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I am new to the game-dev area, although I have professional experience in programming and some other qualities like making graphics in Photoshop or 3D modelling. Currently I am learning one widely used game engine connected with another free 3D modeling tool and my problem is that from my beginner's perspective, it all seems relatively easy and I know that this is not true. Right now It seems I can find all knowledge I need in some online tutorials, courses and if something is missing I can still ask a question on websites such as this one.

I plan to do an FPS multiplayer game as my first game and I wonder what is the hardest (most time, energy or money consuming) stage of game development in 2020?

I am asking because right now I think I can make 30-50% (prototype and some assets like 3d models) of the game myself in around year period of time and maybe later get more money to finish the project, but I know it is not true and this is only my beginner's unexperienced imagination, because similar games are usually being done by a team of experienced developers and their games still have bugs, glitches and other issues and I know some other similar but amateur projects that were started by one or two people and eventually were abandoned due to unknown reason (mostly lack of time I assume). So I am wondering what are the stages that cause most amateurs to fail and abandon their ideas, is it modeling, programing, networking, debugging?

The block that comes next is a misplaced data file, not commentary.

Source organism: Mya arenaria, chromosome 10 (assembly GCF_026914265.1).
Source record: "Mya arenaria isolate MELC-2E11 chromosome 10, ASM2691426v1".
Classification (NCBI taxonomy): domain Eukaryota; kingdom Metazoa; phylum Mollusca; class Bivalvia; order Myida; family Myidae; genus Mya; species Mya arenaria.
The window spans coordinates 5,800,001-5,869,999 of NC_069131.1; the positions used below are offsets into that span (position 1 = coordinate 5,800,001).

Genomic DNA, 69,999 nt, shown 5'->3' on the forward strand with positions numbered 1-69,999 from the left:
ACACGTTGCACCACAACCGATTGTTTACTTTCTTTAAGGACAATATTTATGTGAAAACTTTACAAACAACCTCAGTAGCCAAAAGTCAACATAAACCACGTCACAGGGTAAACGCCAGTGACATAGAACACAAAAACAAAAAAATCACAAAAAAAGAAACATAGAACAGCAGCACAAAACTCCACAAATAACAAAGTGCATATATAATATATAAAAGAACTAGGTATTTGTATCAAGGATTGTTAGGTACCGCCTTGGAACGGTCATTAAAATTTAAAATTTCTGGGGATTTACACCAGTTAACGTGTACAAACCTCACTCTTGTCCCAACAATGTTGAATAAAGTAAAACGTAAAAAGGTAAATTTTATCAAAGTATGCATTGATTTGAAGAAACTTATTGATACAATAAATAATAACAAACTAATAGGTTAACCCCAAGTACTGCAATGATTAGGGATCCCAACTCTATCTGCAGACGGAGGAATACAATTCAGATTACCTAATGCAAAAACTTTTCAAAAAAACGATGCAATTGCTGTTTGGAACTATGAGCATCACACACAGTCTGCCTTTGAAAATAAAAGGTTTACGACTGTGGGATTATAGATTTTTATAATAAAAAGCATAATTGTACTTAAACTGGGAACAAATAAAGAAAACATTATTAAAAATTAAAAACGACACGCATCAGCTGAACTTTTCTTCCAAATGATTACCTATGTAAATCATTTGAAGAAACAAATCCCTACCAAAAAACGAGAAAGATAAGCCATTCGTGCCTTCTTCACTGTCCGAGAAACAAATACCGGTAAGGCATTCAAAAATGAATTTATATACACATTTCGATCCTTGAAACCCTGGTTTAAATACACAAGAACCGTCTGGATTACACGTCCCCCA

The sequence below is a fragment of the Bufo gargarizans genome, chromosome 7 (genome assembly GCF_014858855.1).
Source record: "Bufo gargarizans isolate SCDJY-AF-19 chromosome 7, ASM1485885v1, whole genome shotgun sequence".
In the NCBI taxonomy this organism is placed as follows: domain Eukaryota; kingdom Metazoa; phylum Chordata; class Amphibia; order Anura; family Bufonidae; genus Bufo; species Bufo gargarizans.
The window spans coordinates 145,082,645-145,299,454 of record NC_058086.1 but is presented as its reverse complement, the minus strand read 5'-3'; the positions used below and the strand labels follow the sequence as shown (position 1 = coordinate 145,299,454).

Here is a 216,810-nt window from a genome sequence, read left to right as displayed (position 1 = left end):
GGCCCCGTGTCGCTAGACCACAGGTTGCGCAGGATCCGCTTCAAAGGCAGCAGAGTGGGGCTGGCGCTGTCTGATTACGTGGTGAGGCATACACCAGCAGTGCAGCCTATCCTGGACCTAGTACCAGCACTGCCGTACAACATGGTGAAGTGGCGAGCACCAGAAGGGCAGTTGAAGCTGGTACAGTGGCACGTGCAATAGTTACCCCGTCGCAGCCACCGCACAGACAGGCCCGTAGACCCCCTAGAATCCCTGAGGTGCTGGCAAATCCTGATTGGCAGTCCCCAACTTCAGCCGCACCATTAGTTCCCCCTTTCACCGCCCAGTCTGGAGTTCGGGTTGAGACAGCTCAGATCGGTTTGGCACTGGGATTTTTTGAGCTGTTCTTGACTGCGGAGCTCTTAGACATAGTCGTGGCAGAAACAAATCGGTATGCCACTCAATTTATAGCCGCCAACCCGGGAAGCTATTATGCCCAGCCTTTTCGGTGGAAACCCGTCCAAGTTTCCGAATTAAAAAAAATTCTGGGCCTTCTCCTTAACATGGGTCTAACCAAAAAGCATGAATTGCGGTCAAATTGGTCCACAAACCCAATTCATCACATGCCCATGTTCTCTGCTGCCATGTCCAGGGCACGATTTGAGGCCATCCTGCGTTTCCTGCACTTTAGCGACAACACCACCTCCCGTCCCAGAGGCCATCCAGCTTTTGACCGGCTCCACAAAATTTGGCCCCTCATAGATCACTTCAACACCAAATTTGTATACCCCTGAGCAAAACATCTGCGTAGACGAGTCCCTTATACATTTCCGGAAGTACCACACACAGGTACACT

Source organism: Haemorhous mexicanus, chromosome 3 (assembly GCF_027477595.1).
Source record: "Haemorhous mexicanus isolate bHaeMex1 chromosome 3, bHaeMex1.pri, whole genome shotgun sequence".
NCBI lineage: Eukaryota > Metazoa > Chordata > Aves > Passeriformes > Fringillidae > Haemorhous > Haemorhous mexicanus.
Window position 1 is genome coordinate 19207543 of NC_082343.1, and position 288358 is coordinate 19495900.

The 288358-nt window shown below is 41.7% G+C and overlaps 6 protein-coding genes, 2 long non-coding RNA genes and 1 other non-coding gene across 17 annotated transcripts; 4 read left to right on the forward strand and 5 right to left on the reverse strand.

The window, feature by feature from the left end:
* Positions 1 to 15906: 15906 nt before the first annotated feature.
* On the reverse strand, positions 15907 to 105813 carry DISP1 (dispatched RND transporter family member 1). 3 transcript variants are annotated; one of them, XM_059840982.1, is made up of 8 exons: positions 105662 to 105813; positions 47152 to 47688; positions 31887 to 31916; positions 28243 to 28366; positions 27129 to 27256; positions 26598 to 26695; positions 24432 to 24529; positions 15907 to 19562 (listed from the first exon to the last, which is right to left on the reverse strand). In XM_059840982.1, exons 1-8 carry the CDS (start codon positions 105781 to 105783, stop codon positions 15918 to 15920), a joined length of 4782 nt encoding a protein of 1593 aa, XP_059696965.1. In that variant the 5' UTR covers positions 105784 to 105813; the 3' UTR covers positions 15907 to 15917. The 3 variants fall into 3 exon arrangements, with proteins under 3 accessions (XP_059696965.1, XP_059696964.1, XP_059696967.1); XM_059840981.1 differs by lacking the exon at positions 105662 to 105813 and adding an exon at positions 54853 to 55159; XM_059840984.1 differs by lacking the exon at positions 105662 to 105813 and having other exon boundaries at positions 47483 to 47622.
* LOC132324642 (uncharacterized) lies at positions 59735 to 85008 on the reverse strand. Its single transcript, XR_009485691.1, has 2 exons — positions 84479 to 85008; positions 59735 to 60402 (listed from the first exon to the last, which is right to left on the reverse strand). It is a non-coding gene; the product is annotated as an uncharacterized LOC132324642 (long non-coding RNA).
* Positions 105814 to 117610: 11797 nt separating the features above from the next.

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    \$\begingroup\$ Opinion-based, but anecdotally: the other 90%. \$\endgroup\$ Nov 24 '20 at 7:46
  • \$\begingroup\$ @Maximus Minimus I don't understand. What 90%? Yes, opinion based. I need opinions. What is wrong about that? \$\endgroup\$
    – Makintosz
    Nov 24 '20 at 7:48
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    \$\begingroup\$ Regarding the 90% remark from @MaximusMinimus: There is a saying in software development: "The first 90 percent of the code accounts for the first 90 percent of the development time. The remaining 10 percent of the code accounts for the other 90 percent of the development time.". This is known as the 90-90 rule. \$\endgroup\$
    – Philipp
    Nov 24 '20 at 10:01
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    \$\begingroup\$ @CommodoreYournero If you think we need to change the rules and have good cases for this, you're more than welcome to formulate that proposal to our meta site for users to approve. Keep in mind that of all the questions that are closed on this site, those like this one are generally closed by 5 votes, which is exceptional; so if you decide to go ahead with this proposal, you're up for a big challenge. The main problem I see with this is "What's a good opinion request, and what's bad opinion request", how would we formalize what goes and what doesn't? \$\endgroup\$
    – Vaillancourt
    Nov 24 '20 at 14:52
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    \$\begingroup\$ @CommodoreYournero - the close reason is specific that "This question is likely to be answered with opinions rather than facts and citations" which I think is pretty clear-cut in it's applicability to this question: people will most likely answer with anecdotes from their personal experience. Regarding your observations on other questions: just because they were allowed does not mean that all such questions should also be allowed. There are many reasons why an opinion-based question might remain open, including the simple possibility that not enough people saw it to close it. \$\endgroup\$ Nov 24 '20 at 17:07